This book offers a critical account of Karl Marx’s dazzling theory of labour power which is also one of the most influential concepts in the history of contemporary philosophy. Labour power is the dark side of the digital revolution. Working men and women are invisible and treated like human service, flesh and blood automatons or organic extensions of a machine that produces data on its own. Automation is viewed as something magic made possible by algorithms whose life is independent of human beings.Labour power, however, has not disappeared. Without drivers, Uber cannot connect customers on its platform; without searches on its browser, Google grinds to a halt; without us, Facebook or Instagram is desert. Labour power is the dwarf hidden inside the puppet of technology that allows algorithms to be intelligent and make the biggest profits in the history of capitalism.The invisible centrality of labour power is the political enigma of our times. Today a new account of the theory of labour power is needed more than ever in order to understand the political economy of digital capitalism on new grounds. Unlike a long tradition in the history of work, labour power is not only the work or the data it produces, but a potency that does not coincide with its current commodification. The actuality of labour power does not exhaust the virtuality that can be actualised by its faculty. Even when reduced to a commodity, labour power does not exhaust the potency of its being otherwise.Immersed in the constant propaganda that boosts the latest technological inventions, we neglect the fact that this wealth is produced by us and that it could be ours precisely because it is a part of our potential to be other than what we are at present. This book is a vibrant invitation to consider the fact that we are always connected with the potency that is constantly at work in our life. If this were not the case, we would not be alive. If we do not strive to become consciously and collectively active, we will never know.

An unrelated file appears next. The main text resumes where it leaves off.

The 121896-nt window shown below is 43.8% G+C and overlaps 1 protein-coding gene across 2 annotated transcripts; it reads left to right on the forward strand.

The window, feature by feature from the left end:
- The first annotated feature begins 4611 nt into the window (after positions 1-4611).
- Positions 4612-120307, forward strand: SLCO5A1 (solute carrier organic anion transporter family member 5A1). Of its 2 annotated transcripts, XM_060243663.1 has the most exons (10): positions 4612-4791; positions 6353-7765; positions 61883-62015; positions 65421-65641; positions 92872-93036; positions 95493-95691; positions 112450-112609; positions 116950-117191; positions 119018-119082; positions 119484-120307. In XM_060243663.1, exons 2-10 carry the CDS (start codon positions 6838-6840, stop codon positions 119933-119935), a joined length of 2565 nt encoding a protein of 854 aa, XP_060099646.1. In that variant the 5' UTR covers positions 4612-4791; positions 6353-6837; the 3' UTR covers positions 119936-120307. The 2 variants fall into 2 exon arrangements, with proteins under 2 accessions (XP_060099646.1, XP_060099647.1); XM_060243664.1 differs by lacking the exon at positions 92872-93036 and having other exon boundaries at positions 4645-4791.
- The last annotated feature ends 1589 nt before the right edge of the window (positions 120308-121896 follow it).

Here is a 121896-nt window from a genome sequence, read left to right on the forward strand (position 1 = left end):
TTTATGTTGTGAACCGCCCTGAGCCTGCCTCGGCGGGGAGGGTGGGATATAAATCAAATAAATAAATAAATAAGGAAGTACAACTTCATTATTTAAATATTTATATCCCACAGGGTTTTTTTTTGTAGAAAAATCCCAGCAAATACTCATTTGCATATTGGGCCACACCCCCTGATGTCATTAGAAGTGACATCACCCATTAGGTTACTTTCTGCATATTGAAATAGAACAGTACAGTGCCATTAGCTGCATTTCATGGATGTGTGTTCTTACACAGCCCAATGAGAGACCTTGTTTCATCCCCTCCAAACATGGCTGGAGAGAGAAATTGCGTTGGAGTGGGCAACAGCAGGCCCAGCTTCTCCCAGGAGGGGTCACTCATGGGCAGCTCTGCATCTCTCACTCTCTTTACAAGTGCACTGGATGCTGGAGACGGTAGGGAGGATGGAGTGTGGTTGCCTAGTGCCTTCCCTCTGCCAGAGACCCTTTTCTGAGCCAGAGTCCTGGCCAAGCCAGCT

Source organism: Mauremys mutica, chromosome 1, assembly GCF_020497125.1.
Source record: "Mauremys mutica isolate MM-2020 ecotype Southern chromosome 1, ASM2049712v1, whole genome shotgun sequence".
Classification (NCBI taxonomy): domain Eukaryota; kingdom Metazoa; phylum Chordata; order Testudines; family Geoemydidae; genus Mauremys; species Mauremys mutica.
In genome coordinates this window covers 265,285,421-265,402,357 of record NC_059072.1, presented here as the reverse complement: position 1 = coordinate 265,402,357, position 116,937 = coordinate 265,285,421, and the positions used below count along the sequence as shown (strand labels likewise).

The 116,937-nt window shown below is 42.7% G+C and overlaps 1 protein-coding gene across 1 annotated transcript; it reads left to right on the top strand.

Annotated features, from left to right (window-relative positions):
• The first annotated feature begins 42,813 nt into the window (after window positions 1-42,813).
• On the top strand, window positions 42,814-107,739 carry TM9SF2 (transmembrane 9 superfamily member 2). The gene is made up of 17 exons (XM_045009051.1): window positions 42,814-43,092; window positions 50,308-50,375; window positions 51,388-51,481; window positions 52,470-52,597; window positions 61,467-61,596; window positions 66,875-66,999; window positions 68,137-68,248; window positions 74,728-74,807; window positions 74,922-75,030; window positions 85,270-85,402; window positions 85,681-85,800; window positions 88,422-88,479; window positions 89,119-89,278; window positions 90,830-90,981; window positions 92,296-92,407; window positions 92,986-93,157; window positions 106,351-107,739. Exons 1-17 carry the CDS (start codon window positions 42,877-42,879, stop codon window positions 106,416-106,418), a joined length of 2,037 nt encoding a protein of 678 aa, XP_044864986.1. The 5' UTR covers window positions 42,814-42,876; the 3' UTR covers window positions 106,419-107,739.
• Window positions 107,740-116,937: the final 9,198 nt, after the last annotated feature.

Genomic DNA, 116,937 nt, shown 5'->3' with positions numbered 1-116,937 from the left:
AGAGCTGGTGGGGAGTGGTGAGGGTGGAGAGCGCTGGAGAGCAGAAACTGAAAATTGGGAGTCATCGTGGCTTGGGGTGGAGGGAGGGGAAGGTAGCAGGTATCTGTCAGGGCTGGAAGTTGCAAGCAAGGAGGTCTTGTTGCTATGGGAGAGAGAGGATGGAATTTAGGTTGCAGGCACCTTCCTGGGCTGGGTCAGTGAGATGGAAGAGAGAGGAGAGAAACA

About Labour-Power. A Philosophical Approach.- The Theory of Labour-Power.- What is Labour-Power.- (Dis)obedient.- The Dwarf of History.- The Entrepreneurial Self.- Conclusion-What Can Labour-Power Do?
Analyzes the emergence of processes of digital production by using instruments of morphodynamics
Presents recent research on the dynamics of digital work
Proposes a historical epistemology based on concepts of virtual and actual and on the criticism of the political economy of digital production
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